Studying for a Test
Some courses and programs at Walden have more tests than others. If you find yourself staring at an exam date, you might be interested in a few tips and tricks to prepare yourself.
You’ll probably also want to take a look at some of our material on note taking and reading retention strategies. After all, most tests are administered to assess comprehension of materials assigned, so you’re going to want to make sure that you’re absorbing that information in a thoughtful way.
Of course, your study space is important, too—we’ve addressed that above—but you’ll also want to make sure you have the right resources at the ready before you begin. Examtime offers free, cloud-based tools to create quizzes, notes, and flashcards, perfect for doing a bit of pretesting and self-quizzing. For those that find mnemonic devices useful (remember ROY G. BIV?), sites like spacefem can be helpful, too—just don’t go overboard.
As you might guess, Googling “studying for a test” will yield a lot of other suggestions—from healthy eating habits (Omega-3 fatty acids, caffeine, and cocoa over 70%), to the importance of sleep and exercise (get some!), to the perfect times to study (right before bed, as soon as you get up)—but quite honestly, we’re hesitant to suggest a one-size-fits-all approach.
If you have any additional tips or resources you’d like to share with us, feel free to send them to firstname.lastname@example.org Maybe we’ll even post a few on this site!
Taking a Test
While there’s no approach to taking a test that’ll guarantee you an A, here are a few simple steps to consider:
Step 1: While your instinct may be to dive right in with Question 1, make sure you carefully read the instructions first. You’d be surprised by how many tests ask you, for instance, to answer three of the five following questions.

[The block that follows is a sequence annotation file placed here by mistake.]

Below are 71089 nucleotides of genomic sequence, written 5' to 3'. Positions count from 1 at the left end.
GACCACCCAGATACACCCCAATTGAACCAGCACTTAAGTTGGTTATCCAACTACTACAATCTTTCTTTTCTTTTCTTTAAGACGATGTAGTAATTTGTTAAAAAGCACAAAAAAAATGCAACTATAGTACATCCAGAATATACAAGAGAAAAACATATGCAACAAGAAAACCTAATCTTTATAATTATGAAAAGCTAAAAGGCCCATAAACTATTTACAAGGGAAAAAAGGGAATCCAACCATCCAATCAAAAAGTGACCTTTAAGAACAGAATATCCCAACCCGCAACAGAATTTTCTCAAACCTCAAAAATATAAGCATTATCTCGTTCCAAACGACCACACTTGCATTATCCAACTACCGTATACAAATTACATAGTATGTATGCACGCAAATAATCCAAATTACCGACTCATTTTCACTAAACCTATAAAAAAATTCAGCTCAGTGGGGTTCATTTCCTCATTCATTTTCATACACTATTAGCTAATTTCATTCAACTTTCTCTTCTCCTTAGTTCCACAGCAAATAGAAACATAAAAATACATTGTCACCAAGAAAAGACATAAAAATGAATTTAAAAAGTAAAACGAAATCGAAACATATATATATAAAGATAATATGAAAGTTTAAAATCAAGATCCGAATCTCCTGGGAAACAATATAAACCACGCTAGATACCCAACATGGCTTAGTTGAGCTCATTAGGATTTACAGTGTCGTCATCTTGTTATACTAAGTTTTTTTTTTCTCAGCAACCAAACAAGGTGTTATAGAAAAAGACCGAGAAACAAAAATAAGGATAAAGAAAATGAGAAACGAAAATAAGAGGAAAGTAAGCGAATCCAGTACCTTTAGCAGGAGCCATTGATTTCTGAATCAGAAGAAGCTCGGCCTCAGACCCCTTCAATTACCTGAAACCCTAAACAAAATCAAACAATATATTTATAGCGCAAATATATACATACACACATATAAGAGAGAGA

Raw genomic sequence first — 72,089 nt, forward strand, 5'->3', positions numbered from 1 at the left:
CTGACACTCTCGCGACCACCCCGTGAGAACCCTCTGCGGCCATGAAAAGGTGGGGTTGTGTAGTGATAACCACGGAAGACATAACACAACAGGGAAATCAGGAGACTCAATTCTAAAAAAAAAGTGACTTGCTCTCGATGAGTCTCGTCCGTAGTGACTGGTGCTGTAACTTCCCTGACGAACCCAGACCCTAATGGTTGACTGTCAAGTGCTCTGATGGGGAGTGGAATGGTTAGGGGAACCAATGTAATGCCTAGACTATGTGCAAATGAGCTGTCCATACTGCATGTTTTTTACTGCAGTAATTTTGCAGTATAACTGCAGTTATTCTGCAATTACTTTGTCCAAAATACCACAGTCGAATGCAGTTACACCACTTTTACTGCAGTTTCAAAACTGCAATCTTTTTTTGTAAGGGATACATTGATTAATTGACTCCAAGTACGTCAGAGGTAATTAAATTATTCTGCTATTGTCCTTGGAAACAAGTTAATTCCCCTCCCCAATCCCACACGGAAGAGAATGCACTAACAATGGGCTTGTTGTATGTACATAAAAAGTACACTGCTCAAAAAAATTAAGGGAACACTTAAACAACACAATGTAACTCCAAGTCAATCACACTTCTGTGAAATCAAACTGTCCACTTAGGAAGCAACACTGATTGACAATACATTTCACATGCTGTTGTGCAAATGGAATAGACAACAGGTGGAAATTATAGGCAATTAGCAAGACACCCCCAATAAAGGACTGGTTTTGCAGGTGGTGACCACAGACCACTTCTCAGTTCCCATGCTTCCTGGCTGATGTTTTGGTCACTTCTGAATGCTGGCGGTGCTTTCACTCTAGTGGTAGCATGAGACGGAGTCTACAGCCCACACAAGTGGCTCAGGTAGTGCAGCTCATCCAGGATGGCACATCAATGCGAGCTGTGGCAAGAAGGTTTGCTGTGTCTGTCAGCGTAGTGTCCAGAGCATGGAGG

Step 2: If it’s a timed test, you’ll want to scan it and get a sense of how you’re going to budget the time you’ve been allotted. Do you need to answer 20 questions in an hour or 80? This information should impact your approach to each individual question.
Step 3: Begin with Question 1 and get all the easy questions out of the way first. This’ll ensure that you have more time to address the headier stuff later. Again, we want to make sure that we’re reserving as much time as possible for the tough stuff.
Step 4: Once you’ve knocked out the easy one, return to the beginning of the test and check the time. You’ll want to get a sense of how many questions/prompts you have to respond to or answer in the remaining time.
Step 5: Now that you’ve moved on to the tough stuff, you’ll want to refocus. Recall what you know and recognize in the questions/prompts. Think. Do not dwell on what you’re struggling with, but rather what you can recall.
If some of your questions/prompts are multiple choice, approach them methodically. Cross out the options that are absolutely incorrect; put the odds in your favor it you need to guess.
Finally, don’t be afraid to skip the ones you’re struggling with again. There’s a good chance that a following question or prompt will jog your memory, allowing you to go back. (There’s also a chance that the answer to this Question 7, for instance, may be hinted at in Question 31.)
Step 6: Once you’ve answered all of the challenging questions/prompts, return to the ones you skipped and again check the time. If they’re essay questions, what do you have to lose? Start free writing to the prompt. Consider what you know, what words you recognize in the prompt, and what information you think the prompt wants you to relay or discuss. Give it your best shot.
If your final few toughies are fill in the blank or open ended questions, guess. Don’t leave anything blank. There’s nothing wrong with trying.
As always, we’re curious about your habits. What works for you when you’re taking a test? How do you ensure an A grade? Let us know at email@example.com and maybe we’ll post your responses on our site!